What Does Filled Mean in Stocks?

what does filled mean in stocks

Definition and Importance

In the world of stock trading, understanding the meaning of "filled" orders is crucial. When it comes to stocks, a filled order refers to the successful execution of a buy or sell order, where the requested shares have been bought or sold in their entirety. This term is commonly associated with both market orders and limit orders.

Market Orders and Filled Orders

Market orders are orders where traders want to execute a transaction immediately at the best available market price. When a market order is filled, it means that the transaction has been completed. Filled market orders indicate swift execution and high liquidity in the market, as the order gets filled almost instantaneously at the prevailing market price.

Limit Orders and Filled Orders

On the other hand, limit orders are orders where traders specify a specific price at which they want to either buy or sell stocks. A filled limit order occurs when there is an equal or better bid or ask price available to fulfill the order. Partial filled orders are also possible if the bid or ask price is only able to fulfill part of the order.

The Significance of Filled Orders

Filled orders play a vital role in measuring market liquidity, predicting future stock prices, and monitoring trading activity. A higher number of filled orders at a certain price indicates an active interest and participation in that particular stock, which can influence its future price movements.

The Role of Brokers and Order Execution

Brokers play a crucial role in executing filled orders. When an order is filled, it signifies that the broker has successfully executed the order according to the trader's instructions. A reliable broker ensures that orders are filled at the best available prices, providing traders with efficient order execution.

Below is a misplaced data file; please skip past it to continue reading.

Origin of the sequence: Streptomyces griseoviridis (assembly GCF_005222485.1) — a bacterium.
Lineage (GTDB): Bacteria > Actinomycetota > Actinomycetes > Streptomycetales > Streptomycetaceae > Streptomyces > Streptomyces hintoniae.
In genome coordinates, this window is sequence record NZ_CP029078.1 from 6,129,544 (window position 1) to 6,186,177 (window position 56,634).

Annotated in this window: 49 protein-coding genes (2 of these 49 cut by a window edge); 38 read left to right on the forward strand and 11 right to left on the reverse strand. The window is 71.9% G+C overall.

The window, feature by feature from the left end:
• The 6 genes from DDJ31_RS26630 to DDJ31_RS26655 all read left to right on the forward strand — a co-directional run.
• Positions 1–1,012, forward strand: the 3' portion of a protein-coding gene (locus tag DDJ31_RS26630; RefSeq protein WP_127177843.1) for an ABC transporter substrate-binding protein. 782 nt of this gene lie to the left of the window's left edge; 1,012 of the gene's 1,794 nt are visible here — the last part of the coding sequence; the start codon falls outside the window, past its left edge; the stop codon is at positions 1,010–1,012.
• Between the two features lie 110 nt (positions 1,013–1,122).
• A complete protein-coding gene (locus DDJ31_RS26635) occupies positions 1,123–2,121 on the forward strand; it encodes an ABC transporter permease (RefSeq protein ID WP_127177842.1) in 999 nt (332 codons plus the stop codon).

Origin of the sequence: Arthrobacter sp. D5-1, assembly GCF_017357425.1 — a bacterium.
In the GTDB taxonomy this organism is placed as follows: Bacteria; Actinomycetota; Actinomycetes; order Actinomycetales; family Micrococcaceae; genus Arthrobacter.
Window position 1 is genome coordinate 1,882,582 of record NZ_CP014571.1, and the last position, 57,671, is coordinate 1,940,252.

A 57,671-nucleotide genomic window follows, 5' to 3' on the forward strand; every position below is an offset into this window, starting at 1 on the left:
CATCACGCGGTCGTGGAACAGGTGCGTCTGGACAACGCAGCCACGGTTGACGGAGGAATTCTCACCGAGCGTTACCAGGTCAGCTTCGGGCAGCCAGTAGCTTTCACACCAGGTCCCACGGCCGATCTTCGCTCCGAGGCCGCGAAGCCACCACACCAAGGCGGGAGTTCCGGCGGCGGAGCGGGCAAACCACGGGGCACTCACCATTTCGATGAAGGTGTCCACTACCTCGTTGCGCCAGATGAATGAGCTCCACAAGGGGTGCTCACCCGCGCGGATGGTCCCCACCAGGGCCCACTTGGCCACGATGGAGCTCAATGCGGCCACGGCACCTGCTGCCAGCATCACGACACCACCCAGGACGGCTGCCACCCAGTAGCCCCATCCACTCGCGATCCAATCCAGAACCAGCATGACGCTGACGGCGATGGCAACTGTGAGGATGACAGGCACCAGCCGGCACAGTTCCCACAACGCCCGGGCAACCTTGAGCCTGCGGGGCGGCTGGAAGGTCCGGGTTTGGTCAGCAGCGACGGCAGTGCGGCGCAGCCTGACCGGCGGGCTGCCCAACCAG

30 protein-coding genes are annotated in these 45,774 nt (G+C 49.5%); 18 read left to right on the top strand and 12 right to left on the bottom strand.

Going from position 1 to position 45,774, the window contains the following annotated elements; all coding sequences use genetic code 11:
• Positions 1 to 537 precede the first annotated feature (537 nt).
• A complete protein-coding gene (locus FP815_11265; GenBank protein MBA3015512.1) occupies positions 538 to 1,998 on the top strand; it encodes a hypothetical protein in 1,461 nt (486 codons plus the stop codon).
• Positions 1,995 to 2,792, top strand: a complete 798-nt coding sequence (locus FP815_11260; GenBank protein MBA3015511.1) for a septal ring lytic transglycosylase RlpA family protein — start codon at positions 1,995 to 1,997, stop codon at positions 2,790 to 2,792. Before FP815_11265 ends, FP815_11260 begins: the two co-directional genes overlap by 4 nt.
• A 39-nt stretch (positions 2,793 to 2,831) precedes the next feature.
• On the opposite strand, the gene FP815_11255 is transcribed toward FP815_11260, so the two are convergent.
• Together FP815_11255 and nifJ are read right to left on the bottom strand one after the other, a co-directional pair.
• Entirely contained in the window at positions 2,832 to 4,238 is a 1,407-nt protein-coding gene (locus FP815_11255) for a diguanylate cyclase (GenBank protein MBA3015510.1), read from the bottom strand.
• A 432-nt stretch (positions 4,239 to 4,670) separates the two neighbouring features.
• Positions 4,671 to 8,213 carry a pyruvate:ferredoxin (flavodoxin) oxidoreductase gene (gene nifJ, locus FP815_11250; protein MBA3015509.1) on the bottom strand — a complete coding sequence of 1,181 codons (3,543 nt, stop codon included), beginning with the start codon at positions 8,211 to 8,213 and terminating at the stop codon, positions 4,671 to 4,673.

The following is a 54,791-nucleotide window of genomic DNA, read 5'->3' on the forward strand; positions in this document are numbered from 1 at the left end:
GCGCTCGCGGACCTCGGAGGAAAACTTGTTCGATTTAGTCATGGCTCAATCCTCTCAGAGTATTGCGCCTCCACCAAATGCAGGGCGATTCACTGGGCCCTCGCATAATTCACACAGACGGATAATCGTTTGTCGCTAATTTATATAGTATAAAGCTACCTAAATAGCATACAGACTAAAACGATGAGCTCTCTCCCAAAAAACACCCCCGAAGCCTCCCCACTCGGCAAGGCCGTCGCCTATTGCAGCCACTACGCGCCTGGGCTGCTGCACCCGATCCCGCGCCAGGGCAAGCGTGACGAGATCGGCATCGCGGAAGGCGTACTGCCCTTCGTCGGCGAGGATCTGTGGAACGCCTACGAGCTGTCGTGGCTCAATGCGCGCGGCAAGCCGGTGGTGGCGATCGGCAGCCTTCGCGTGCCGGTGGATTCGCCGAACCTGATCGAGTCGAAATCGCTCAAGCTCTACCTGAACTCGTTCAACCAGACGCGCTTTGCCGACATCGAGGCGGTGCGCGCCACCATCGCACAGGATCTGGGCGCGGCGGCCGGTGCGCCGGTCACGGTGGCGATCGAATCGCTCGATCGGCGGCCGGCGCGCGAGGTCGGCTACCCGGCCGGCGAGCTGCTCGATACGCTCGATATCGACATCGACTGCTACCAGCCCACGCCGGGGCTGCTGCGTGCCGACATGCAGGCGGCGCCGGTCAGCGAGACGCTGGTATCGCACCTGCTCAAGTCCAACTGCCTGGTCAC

Risk and Order Management

Understanding the concept of filled orders is essential for risk management and gaining insight into how orders are executed in the stock market. By observing filled orders, traders can learn from each execution and refine their trading strategies to achieve better results.


Knowing the meaning and implications of filled orders is crucial for any stock trader. Whether it is understanding market orders, limit orders, broker executions, or the significance of filled orders in assessing market liquidity and trading activity, keeping a close eye on filled orders can greatly enhance a trader's decision-making process and overall performance.


What is the difference between a filled order and a partial filled order?

A filled order refers to a situation where the entire order is executed, resulting in the complete buying or selling of the requested shares. On the other hand, a partial filled order occurs when only a portion of the order is executed, leaving the remaining shares unfilled.

Why are filled orders important in stock trading?

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Filled orders are important as they help measure market liquidity, predict stock price movements, and monitor trading activity. They provide valuable insights into market interest and participation in specific stocks, assisting traders in making informed decisions.

How do brokers execute filled orders?

Brokers execute filled orders by matching buy orders with sell orders in the market. They play a crucial role in ensuring timely and efficient order execution, filling orders at the best available prices to meet the trader's instructions.

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